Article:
Finding a solution to the sanitation crisis has been a long-term priority for the Deputy Secretary-General. In this 2006 photo, from his time as President of the 60th session of the General Assembly, he greets children during a visit to the Kibera slum in Nairobi, Kenya. Credit: UN Photo/Bernard Wahihia

Deputy Secretary-General Jan Eliasson wants you to know the facts on sanitation, so this week he is initiating, on behalf of the Secretary-General, a renewed effort to drive progress on sanitation and water goals as we head towards the Millennium Development Goals target date of 2015.

Here are the facts:

  • Of the world’s seven billion people, six billion have mobile phones.  Yet only 4.5 billion people have access to toilets or latrines — meaning that two and a half billion people, mostly in rural areas, do not have proper sanitation.
  • There are 1.1 billion people still defecating in the open.
  • In many countries, 95 per cent or more of the poorest fifth of the population practices open defecation.
  • Despite progress since 1990, the poorest 40 per cent have seen minimal change.
  • One out of every four people in the least developed countries practices open defecation.
  • Ending open defecation is not just about building toilets and latrines.  Poor sanitation has a direct impact on health, nutrition, education, gender equality and poverty reduction.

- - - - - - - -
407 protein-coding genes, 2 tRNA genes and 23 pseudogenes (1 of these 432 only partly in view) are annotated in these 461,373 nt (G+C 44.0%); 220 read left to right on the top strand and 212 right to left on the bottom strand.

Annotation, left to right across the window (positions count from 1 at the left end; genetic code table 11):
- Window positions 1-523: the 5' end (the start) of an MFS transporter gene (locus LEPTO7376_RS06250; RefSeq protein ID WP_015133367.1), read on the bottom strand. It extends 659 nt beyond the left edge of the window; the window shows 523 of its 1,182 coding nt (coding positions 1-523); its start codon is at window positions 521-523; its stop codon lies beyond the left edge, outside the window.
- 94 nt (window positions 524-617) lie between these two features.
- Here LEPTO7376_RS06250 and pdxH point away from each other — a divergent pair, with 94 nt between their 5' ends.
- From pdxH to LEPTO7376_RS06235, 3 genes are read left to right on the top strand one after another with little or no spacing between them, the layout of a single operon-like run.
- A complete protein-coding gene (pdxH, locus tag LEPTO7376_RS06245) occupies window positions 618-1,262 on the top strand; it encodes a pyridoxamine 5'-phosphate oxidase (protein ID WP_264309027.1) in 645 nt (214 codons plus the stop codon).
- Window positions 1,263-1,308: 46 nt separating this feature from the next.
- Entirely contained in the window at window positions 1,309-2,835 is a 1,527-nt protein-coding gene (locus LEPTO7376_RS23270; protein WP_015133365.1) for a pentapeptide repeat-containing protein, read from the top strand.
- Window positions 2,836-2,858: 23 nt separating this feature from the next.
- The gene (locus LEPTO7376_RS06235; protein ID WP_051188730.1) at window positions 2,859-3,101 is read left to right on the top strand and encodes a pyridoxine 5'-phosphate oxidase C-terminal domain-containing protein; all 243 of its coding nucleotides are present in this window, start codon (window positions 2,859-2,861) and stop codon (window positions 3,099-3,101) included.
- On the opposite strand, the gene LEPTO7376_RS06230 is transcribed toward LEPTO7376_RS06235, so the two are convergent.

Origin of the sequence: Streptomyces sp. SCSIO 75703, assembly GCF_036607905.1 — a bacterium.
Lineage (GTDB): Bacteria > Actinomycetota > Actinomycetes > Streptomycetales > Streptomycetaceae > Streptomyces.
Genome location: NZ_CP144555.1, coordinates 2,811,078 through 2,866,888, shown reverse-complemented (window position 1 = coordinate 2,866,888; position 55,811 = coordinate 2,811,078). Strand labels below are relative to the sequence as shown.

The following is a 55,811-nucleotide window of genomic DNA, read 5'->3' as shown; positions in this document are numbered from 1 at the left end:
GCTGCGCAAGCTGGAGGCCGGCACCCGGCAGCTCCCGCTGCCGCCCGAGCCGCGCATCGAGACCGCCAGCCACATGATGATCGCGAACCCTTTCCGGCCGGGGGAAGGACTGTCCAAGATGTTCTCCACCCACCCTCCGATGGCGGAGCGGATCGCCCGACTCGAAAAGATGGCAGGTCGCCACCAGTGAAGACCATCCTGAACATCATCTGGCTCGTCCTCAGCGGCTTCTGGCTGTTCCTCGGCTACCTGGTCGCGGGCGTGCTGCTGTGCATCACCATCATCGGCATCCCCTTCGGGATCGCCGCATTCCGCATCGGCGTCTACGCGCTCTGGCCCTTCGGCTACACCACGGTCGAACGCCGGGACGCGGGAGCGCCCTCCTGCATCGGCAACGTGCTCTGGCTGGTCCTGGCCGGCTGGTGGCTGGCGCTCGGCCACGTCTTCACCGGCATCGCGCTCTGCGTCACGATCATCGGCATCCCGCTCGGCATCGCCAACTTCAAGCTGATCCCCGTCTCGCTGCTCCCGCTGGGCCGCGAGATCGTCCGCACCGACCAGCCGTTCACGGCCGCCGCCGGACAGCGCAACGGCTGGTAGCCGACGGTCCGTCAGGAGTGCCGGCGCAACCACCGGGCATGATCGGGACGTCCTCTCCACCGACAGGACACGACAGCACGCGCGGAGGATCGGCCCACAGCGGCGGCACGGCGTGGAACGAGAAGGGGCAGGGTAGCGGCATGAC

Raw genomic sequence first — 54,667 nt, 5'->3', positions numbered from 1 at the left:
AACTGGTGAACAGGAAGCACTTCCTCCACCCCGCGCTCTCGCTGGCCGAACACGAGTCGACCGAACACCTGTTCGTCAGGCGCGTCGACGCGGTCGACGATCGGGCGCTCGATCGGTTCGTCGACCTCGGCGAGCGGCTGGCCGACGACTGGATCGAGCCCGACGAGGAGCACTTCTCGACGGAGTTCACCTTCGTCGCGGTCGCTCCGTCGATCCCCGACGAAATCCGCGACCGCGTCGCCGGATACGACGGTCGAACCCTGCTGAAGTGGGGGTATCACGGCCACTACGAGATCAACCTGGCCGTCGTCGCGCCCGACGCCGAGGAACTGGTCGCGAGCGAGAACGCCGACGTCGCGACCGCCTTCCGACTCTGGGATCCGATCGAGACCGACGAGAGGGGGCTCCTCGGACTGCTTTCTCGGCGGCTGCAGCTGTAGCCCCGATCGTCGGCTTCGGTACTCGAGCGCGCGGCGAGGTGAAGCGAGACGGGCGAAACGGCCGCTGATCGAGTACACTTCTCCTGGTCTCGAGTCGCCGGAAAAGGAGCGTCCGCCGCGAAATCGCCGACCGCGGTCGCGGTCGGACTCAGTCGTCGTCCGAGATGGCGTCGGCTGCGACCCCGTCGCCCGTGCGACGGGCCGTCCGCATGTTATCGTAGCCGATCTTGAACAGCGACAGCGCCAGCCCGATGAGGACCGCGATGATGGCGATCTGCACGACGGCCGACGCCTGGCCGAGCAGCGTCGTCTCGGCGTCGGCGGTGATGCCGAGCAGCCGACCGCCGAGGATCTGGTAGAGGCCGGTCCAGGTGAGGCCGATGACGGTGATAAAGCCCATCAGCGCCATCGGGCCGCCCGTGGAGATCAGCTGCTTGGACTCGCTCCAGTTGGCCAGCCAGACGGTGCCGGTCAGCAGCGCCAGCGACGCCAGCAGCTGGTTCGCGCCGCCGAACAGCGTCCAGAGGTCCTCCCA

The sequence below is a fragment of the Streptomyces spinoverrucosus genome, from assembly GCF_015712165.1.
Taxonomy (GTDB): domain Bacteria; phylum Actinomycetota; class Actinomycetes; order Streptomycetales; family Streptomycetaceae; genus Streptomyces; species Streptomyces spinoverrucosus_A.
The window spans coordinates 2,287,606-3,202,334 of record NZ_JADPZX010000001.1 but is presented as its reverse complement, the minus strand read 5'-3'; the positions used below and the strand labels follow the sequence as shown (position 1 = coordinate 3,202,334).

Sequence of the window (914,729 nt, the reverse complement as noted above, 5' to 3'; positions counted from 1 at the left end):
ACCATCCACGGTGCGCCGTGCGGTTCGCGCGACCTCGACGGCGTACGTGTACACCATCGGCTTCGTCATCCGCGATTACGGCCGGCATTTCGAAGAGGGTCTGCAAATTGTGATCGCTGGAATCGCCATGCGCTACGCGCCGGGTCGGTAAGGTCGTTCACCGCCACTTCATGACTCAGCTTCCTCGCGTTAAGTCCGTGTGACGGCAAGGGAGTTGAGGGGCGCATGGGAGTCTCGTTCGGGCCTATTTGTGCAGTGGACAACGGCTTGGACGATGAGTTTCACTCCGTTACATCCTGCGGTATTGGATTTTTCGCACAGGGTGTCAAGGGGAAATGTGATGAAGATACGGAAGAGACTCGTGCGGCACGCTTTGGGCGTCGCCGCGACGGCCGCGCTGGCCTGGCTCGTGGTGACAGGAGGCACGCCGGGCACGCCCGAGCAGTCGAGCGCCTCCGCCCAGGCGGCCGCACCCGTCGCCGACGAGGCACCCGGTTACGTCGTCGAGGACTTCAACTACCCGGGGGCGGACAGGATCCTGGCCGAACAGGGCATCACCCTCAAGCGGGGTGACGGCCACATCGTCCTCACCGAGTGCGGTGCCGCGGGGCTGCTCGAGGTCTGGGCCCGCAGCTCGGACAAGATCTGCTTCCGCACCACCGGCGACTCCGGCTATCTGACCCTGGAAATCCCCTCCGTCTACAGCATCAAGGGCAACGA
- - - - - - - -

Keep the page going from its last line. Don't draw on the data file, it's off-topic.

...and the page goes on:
• Ending open defecation will lead to a 35 per cent reduction in diarrhoea, which now results in over three quarters of a million deaths of children under five annually.
  • Having to go outside the safety of their homes in order to relieve themselves makes women and girls vulnerable to violence.  Girls are often reluctant to attend school, and parents are disinclined to send them, if there are no safe, private toilets for them to use.

What can be done?

Doing nothing is costly. Every US$1 spent on sanitation brings a US$5.50 return by keeping people healthy and productive. Poor sanitation, on the other hand, costs countries between 0.5 and 7.2 per cent of their GDP.  The global economic gains from investing in sanitation and water are estimated at US$260 billion per year.

By issuing a call to action this week, the Deputy Secretary-General is aiming to bring together key partners from government, civil society, business and international organizations to commit to action.  The aim is to mobilize resources to rapidly increase access to basic sanitation, with a focus on improving hygiene, changing social norms and better managing human waste and waste-water and ending open defecation.  By 2025, the practice of open defecation must be totally eliminated.

Tune in via UN Web TV on Thursday to find out more. Joining him will be Ambassador Csaba Korosi, Permanent Representative of Hungary to the UN; Martin Mogwanja, UNICEF Deputy Executive Director; and Kate Norgrove, Head of Campaigns, WaterAid.

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